Bird reportedly flies 12,000 km non-stop from Alaska to New Zealand, breaking record
A shorebird has reportedly broken the record for non-stop avian flight after flying more than 12,000 kilometres from Alaska to New Zealand in one go.
This journey across the Pacific Ocean is one that bar-tailed godwits are used to, but never has one flown quite this many kilometres, according to a report in the Guardian.
Bar-tailed godwits are shorebirds with long, pointed beaks, and they spend their summers in the northern hemisphere. Depending on the subspecies, they have different migration patterns, but the ones who summer in Alaska always head to New Zealand or Australia for the fall and winter.
The ecological corridor these birds traverse every year is called the East Asian – Australasian Flyway. The birds have several advantages that help them make this long migration.
“They have an incredibly efficient fuel-to-energy rate,” Jesse Conklin, with Global Flyway Network, told the Guardian. “They have a lot of things going for them. They are designed like a jet fighter. Long, pointed wings and a really sleek design which gives them a lot of aerodynamic potential.”
Our record-breaker left Alaska on September 16. Dubbed 4BBRW after the coloured tags placed on his leg for identification (blue, blue, red, and white), this bird was one of a group of several bar-tailed godwits that were being tracked by the Global Flyway Network (GFN), an organization of researchers worldwide who are interested in the globe-crossing migrations of birds.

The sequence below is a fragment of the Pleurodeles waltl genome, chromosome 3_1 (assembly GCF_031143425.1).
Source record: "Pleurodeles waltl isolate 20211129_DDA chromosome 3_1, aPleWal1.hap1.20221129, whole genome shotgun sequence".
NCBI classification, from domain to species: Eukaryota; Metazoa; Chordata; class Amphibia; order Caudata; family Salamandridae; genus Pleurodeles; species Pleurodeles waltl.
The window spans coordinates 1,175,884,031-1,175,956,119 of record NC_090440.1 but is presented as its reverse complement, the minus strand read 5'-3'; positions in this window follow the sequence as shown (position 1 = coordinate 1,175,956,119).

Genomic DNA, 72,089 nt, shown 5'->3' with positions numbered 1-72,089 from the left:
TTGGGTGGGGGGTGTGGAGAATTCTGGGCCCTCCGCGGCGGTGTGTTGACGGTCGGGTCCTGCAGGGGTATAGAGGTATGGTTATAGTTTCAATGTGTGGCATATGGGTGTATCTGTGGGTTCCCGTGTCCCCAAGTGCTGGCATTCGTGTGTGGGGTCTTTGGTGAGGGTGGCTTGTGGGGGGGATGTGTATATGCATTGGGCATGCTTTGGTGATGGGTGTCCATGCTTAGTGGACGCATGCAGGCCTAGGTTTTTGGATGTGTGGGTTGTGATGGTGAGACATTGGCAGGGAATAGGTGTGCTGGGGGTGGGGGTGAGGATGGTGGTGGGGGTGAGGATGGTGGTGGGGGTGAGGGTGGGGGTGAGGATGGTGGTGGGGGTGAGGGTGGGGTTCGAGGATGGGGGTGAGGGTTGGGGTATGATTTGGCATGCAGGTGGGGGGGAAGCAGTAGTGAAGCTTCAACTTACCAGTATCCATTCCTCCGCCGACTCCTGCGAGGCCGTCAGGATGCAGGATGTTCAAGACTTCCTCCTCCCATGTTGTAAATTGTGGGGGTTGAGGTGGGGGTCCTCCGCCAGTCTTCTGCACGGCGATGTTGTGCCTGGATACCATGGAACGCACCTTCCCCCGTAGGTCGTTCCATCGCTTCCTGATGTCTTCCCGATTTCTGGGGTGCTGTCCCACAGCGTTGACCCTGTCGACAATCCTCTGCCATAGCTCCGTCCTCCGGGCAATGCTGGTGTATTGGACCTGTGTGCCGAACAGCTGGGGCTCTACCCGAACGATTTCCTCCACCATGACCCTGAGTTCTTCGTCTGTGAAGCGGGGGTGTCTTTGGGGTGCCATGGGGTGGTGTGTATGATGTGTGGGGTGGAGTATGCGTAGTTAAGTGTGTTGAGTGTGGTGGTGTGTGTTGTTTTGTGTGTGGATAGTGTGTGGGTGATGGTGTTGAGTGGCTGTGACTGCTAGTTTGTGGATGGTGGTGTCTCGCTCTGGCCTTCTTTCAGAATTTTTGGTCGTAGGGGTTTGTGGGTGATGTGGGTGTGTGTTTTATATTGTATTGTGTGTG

Although 4BBRW followed roughly the same path south as the other birds, he veered slightly more towards the east coast of the United States at one point in his journey, which may account for why he racked up more kilometres than some of the other birds.
On the GFN’s website, it’s possible to track birds with tags in real-time, or go back and see the journeys of certain birds at certain times.
Zooming in on 4BBRW between September 16 and September 27, we can see his journey zigzagging across the Pacific Ocean from Alaska to New Zealand. According to the website, he covered around 12,900 km in this time, but scientists believe rounding errors mean it is likely closer to 12,200 km, the Guardian reports.
On September 26, the GFN tweeted that 4BBRW was “approaching New Zealand fast.”
“He is riding winds that look as if designed for this flight path,” they said, adding that his groundspeed was up to 80-90 km per hour with a 40 to 45 km tailwind.
The last known record for non-stop avian flight was set in 2007 by a female bar-tailed godwit, called E7, who flew more than 11,500 km from Alaska to New Zealand without stopping, according to the National Geographic. She made the journey in nine days and helped show researchers that this was a common migratory path, as it was unknown before then that these shorebirds could cross so much of the Pacific Ocean in one go.
4BBRW and his fellow bar-tailed godwits are now back in Pukorokoro Miranda in New Zealand, where they had been originally tagged with satellite transmitters at the Pukorokoro Miranda Shorebird Centre.
A release from the Centre on the return of the birds highlighted that 4BBRW was not the only impressive flyer. The release emphasized the incredible navigational compasses of these birds, pointing out that one bird, 4BWWY, was flying more towards Australia before she made a turn that had her flying almost directly for Cape Reinga, the tip of a narrow peninsula at the top of New Zealand — all before 4BWWY could even see any land to guide her.
When she did spot land, she flew back out to sea and flew down the coast until she could cross Auckland to reach Pukorokoro Miranda.
“She had flown 11,600km in about 230 hours non-stop!” the release stated. “Now that’s navigation par excellence.”